This week’s news of the death of Fred Phelps Sr. brought me back to the first time I covered a soldier’s funeral and saw picketers from Westboro Baptist Church.
I got to hear first-hand the hatred Phelps and his followers embraced and attempted to spread, trying to convince others that their hate-filled God killed soldiers because he despises homosexuals.
Those picketers seemed gleeful as they waived their signs for passersby — including mourners — to see.
Right now the news story of Phelps’ death is mingling on my desk with a list of Kentucky hate groups compiled by the Southern Poverty Law Center. Shamefully, our area is represented on that list.
For some people, hate is frighteningly easy to embrace. And it can be an easy sell, particularly when combined with fear.
Hate, or you and your family will be hurt. Hate, or your community or country will suffer. Hate, or God will hate you.
This hate is spread so easily and in so many seemingly safe locations — over the dinner table, in places of faith, or in public places.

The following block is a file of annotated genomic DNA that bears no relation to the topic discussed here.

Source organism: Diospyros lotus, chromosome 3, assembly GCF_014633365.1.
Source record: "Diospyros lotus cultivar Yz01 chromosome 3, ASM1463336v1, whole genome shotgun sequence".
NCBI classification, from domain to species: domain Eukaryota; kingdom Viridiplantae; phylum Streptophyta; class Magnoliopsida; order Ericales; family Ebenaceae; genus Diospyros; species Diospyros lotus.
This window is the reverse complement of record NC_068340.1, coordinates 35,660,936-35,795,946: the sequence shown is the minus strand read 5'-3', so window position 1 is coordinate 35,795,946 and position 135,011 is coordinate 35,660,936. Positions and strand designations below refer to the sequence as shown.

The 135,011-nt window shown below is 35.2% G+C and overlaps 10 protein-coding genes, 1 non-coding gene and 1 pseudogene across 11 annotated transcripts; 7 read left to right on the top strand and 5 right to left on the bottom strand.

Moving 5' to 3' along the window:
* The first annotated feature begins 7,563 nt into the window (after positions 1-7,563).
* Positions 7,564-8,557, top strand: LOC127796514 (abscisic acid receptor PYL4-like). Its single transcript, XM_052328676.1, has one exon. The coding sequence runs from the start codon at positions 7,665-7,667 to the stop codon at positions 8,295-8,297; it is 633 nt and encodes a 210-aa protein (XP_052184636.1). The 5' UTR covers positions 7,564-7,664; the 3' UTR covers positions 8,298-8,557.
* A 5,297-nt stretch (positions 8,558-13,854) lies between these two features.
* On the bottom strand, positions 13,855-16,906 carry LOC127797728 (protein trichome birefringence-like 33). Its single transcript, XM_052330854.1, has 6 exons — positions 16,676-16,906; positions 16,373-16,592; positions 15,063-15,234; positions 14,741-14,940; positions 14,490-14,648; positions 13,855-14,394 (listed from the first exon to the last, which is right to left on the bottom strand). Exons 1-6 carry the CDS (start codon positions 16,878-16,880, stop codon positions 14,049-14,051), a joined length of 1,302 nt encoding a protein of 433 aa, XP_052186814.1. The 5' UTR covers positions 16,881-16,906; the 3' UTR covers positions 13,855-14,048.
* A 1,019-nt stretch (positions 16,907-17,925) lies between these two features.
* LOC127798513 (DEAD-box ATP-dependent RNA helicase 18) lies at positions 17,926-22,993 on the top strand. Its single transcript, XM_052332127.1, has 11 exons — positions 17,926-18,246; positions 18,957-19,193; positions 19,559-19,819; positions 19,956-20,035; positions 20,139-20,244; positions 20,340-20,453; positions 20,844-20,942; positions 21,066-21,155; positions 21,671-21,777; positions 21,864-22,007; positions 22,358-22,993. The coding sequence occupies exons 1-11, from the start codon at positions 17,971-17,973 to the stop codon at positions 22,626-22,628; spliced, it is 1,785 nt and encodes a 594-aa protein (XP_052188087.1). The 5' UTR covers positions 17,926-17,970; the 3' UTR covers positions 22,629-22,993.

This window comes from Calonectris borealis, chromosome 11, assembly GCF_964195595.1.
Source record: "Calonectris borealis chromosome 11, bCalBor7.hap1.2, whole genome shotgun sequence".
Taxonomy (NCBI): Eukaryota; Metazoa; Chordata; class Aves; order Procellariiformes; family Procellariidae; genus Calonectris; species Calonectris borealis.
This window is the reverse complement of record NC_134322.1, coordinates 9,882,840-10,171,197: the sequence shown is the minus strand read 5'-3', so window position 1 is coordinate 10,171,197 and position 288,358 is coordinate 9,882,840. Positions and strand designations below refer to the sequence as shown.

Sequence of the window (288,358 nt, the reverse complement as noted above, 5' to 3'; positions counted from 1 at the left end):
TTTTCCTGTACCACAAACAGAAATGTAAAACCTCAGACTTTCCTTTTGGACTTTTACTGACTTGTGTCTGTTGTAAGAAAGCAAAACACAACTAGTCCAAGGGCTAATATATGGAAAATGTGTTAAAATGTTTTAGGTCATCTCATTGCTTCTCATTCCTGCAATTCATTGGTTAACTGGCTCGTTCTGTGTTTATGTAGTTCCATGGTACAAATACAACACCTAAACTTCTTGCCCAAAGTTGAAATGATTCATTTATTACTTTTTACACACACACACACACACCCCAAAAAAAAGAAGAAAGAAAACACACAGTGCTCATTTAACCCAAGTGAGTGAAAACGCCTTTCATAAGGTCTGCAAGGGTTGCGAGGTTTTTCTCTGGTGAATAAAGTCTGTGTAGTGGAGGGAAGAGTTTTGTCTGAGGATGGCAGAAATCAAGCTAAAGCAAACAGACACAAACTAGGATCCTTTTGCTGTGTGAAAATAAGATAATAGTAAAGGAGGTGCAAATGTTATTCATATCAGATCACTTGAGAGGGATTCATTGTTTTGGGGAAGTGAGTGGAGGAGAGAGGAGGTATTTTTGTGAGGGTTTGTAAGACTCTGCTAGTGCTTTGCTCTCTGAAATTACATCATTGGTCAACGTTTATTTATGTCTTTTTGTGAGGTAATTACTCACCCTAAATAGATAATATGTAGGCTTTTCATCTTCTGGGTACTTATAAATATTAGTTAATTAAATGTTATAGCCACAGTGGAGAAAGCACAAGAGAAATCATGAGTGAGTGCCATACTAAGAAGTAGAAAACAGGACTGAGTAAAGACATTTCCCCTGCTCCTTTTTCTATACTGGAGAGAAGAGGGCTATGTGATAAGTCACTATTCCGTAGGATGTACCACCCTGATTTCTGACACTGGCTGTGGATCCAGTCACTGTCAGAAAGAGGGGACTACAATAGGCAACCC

It wasn’t so long ago that I met a friend at a local diner only to hear a patron at another table manage to disparage both women and blacks while uttering what he thought was a joke. His hatred was emphasized by his casual use of a racial slur.
It was just several months ago while I waited in a doctor’s office that I overheard two men share a racist “joke” about our president. I interrupted their laughter by telling them I found their humor offensive and suggested they consider that other people may not want to hear what they have to say.
I had a brave moment that day. I regret to say I didn’t do the same in the diner. While I knew not everyone in the diner shared that man’s hatred and ignorance, I did know it would cause an awkward moment for the diner’s staff and my friend if I said anything, so I bit my tongue.
It seems to me in this country there’s been a gradual shift from hatred to acceptance of others regardless of their race, gender, or sexual orientation — but it’s been frustratingly slow. And the lingering haters keep sharing their message over breakfast at diners, in waiting rooms, and while picketing soldiers’ funerals.
Fred Phelps Sr. died a well-known salesman of hate and fear. He missed his last chance to abandon the negative swill he embraced. My hope is that those among us who pursue similar dark paths change their course and their thinking long before that inevitable conclusion.
Becky Killian is the editor of the Times-Tribune. She can be reached at firstname.lastname@example.org